SVC on Twitter    SVC on Facebook    SVC on LinkedIn

Related Articles

 

Carvin EM900 In-ear Monitor Review

May 11, 2012 4:41 PM, Reviewer: John McJunkin

A system with impressive fidelity and lots of value.


   Follow us on Twitter    

The system can operate in mono or stereo, pleasing picky musicians or speakers who want a stereophonic high-fidelity experience. In monophonic mode, the user can balance between the two input channels to achieve a “more me” mode, balancing for instance their own vocal with a complete mix-minus of the band. This strikes me as a pretty sophisticated feature for a system of this price. As many as 16 different transmitter frequencies can be used simultaneously, facilitating up to 16 distinct monitor mixes on stage at any given time. Of course, there is no limit to how many receivers can be set to receive each transmitter’s signal.

The overall frequency response of the system is 30Hz-15kHz, which, while it does not cover the entire audible spectrum of 20Hz-20kHz, is certainly sufficient. No earbuds in the world can reproduce 30Hz in a meaningful way, and for monitoring purposes 15kHz is a perfectly acceptable upper limit. The receiver has a limiter available, and I’m very pleased that it can be switched off at the whim of the user. I have used systems twice this price that don’t have that capacity. The RF section of the system employs a phase-locked loop that largely eliminates static and does not require a squelch knob (or the expertise to adjust one). Nine hundred sixty discreet frequencies are available, and in an obvious cost-cutting measure, there is absolutely no automation of frequency seeking whatsoever; it’s left to the engineer. But in my estimation, it’s a feature that makes sense to eliminate to arrive at such a low price. And considering the number of frequencies available, it’s not difficult to find one that’s open and unused over the 638-662MHz range. The backlit LCD displays on both transmitter and receiver are more than adequate and easy to read. I very much like the low battery indicator in the receiver’s display.

I monitored a pretty broad array of music and speech with this system, and I was truly impressed with the fidelity. The noise floor was low, and there was little distortion at nominal levels. Of course, nearing maximum SPL for the system, some distortion was present, but reducing level even just a bit largely eliminated it. The low end is truly impressive, and despite the slight brashness of the high end, I was able to sculpt the signal a bit with EQ and arrive at a clean, clear signal that truly sounded good.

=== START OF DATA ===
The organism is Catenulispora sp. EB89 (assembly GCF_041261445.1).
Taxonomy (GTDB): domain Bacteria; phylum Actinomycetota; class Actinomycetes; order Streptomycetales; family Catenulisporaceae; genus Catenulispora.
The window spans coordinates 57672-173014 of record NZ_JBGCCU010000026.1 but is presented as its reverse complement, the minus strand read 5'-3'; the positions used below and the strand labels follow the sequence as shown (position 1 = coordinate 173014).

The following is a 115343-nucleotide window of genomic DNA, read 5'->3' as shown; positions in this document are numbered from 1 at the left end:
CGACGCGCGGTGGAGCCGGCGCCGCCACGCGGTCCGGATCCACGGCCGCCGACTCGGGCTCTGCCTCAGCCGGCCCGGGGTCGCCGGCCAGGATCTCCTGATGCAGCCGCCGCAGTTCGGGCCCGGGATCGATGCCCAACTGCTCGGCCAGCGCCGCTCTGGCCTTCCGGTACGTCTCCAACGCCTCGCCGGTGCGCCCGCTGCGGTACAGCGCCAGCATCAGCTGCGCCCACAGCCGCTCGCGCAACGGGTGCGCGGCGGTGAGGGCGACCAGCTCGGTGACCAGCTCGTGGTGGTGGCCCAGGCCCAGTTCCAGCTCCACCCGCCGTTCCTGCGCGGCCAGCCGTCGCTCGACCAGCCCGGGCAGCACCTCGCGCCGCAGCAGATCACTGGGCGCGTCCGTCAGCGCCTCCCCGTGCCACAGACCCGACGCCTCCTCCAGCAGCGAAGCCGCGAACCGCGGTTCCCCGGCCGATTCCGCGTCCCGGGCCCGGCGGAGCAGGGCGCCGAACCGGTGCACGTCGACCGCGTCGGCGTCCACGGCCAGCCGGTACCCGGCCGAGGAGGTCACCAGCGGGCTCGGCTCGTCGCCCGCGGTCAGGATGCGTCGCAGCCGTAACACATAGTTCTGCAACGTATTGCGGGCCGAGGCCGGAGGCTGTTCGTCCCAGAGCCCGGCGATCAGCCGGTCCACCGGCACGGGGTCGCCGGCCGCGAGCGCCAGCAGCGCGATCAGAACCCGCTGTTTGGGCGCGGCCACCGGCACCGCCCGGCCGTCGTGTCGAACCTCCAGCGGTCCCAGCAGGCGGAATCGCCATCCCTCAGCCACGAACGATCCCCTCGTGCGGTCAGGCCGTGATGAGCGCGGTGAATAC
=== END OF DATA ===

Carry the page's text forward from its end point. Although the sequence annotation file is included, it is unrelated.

I will go out on a limb and say that the Carvin EM900 is far and away the best value I’ve ever seen in an IEM system. Unless higher degrees of sophistication are absolutely necessary or unique RF specifications are required, I strongly recommend considering this system. This is the best bang for the buck I’ve ever seen in an IEM.

Product Summary

Pros: Inexpensive, surprisingly good quality, capacity for “more me” mixing

Cons: Transmitter knobs too close together

Applications: Any common IEM application, typically stage performance

Price: $399 (receiver, bodypack, earbuds)

Specifications:

System Specs:

Frequency response: 30Hz-15kHz (-3dB)

Frequency band: 638-662MHz

S/N ratio: 80dB (A-weighted)

Image frequency rejection: 80dB

Channel separation: 35dB

Input level switch: 0dB/-10dB XLR - 1/4in. inputs

AC input: 100-240V (switch-mode supply)

Receiver power: 2 AA batteries

Battery life: 12 hours (approx.)

Net weight: EM900 base: 3.2lbs. (1.45kg); EM901 receiver: 0.45lbs. (0.2kg)

Dimensions (HxWxD): EM900 base: 1.75”x8.35”x 9” (10.30” deep w/antenna & AC cord); EM901 receiver: 4.5”x2.75”x1”(without belt clip)

EM902 earphone specs:

Frequency response: 10Hz-20kHz

Transducer type: Dynamic

Impedance: 16Ω

Sensitivity @ 1kHz: 114dB/mW

Distortion: <0.3%

Weight: 11oz.

John McJunkin is the principal of Avalon Podcasting in Chandler, Ariz. He has consulted in the development of studios and installations and provides high-quality podcast-production services.



Acceptable Use Policy
blog comments powered by Disqus

Browse Back Issues
BROWSE ISSUES
  December 2014 Sound & Video Contractor Cover November 2014 Sound & Video Contractor Cover October 2014 Sound & Video Contractor Cover September 2014 Sound & Video Contractor Cover August 2014 Sound & Video Contractor Cover July 2014 Sound & Video Contractor Cover  
December 2014 November 2014 October 2014 September 2014 August 2014 July 2014